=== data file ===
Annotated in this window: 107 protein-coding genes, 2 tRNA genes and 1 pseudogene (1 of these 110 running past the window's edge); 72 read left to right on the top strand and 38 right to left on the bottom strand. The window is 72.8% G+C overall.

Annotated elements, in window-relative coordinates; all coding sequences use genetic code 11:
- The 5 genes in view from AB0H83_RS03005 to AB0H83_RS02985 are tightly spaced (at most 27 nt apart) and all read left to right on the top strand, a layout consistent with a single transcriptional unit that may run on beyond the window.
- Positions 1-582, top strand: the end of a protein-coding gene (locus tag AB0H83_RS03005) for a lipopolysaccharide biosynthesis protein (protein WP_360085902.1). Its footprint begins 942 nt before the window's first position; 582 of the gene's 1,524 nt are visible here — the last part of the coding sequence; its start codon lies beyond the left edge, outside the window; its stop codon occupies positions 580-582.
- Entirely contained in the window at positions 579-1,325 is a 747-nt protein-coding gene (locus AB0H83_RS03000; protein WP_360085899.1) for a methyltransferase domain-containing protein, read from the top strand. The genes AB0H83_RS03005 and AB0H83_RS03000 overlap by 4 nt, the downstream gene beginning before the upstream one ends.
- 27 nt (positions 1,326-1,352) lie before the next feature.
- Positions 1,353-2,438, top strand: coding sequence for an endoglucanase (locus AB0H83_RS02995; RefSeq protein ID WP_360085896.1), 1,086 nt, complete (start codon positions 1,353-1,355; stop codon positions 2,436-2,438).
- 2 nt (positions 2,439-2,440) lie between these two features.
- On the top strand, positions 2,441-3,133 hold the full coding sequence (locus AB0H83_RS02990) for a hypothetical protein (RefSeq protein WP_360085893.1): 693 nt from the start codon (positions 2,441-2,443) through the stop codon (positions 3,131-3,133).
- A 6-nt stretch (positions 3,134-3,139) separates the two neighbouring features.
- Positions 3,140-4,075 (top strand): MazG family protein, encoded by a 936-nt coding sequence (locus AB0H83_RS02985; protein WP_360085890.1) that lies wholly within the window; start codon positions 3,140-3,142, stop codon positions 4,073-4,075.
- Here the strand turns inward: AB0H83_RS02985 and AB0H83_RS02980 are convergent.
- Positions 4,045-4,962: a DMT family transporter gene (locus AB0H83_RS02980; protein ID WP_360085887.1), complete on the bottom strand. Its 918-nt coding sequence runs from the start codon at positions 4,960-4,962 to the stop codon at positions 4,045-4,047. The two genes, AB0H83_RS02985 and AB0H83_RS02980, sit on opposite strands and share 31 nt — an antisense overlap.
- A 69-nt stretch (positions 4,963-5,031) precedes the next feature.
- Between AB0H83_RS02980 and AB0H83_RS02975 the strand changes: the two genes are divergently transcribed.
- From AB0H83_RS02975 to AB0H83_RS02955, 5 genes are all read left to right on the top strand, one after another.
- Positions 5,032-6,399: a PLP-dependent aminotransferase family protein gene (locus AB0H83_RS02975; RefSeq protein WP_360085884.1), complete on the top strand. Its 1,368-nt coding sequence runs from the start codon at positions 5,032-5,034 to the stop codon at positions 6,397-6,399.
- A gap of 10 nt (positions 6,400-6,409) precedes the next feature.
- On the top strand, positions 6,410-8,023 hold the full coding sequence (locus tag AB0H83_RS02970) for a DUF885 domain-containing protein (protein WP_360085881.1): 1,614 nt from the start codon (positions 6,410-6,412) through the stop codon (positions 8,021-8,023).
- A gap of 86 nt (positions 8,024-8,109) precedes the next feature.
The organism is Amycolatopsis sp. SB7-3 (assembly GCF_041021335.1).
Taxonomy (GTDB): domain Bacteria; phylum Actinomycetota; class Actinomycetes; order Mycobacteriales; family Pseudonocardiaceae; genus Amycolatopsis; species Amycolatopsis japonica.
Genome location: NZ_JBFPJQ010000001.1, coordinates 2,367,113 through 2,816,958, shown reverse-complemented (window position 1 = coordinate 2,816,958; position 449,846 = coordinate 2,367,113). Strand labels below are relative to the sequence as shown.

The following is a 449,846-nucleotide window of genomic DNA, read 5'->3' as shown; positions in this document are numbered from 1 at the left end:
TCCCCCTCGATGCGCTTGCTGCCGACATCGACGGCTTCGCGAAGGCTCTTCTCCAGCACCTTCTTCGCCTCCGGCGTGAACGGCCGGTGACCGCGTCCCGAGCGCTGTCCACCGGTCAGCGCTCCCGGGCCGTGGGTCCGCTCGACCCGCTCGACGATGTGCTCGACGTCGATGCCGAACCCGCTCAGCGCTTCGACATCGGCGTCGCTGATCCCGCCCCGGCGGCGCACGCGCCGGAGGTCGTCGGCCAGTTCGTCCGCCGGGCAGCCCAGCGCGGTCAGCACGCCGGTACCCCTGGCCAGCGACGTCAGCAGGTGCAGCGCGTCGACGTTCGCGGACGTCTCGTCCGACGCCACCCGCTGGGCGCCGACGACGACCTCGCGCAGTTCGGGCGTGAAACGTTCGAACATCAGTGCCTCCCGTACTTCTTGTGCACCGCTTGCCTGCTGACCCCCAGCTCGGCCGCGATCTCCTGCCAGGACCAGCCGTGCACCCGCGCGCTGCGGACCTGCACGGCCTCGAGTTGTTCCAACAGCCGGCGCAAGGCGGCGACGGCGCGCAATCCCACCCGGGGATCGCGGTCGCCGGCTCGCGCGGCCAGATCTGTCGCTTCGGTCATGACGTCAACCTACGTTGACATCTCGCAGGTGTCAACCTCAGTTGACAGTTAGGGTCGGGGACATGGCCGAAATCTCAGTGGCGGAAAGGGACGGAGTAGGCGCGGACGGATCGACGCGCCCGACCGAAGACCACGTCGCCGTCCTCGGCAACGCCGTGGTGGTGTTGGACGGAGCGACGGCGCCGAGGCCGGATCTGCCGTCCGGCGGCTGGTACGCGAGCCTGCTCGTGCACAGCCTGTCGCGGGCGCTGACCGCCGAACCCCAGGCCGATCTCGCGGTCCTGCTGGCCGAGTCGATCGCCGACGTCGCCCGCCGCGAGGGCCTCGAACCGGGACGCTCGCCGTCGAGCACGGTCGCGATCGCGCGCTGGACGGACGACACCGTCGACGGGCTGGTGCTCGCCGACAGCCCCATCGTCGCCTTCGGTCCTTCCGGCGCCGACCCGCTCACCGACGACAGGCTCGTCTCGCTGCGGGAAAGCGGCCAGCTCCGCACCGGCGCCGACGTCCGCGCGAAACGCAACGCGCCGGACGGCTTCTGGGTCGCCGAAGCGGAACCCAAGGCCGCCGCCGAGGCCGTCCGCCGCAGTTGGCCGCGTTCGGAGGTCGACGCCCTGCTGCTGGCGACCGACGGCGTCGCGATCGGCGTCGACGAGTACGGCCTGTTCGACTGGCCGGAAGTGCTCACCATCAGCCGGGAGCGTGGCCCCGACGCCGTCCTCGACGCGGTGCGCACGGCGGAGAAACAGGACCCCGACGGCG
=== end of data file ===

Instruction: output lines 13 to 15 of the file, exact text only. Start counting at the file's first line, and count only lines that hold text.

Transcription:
- Positions 4,045-4,962: a DMT family transporter gene (locus AB0H83_RS02980; protein ID WP_360085887.1), complete on the bottom strand. Its 918-nt coding sequence runs from the start codon at positions 4,960-4,962 to the stop codon at positions 4,045-4,047. The two genes, AB0H83_RS02985 and AB0H83_RS02980, sit on opposite strands and share 31 nt — an antisense overlap.
- A 69-nt stretch (positions 4,963-5,031) precedes the next feature.
- Between AB0H83_RS02980 and AB0H83_RS02975 the strand changes: the two genes are divergently transcribed.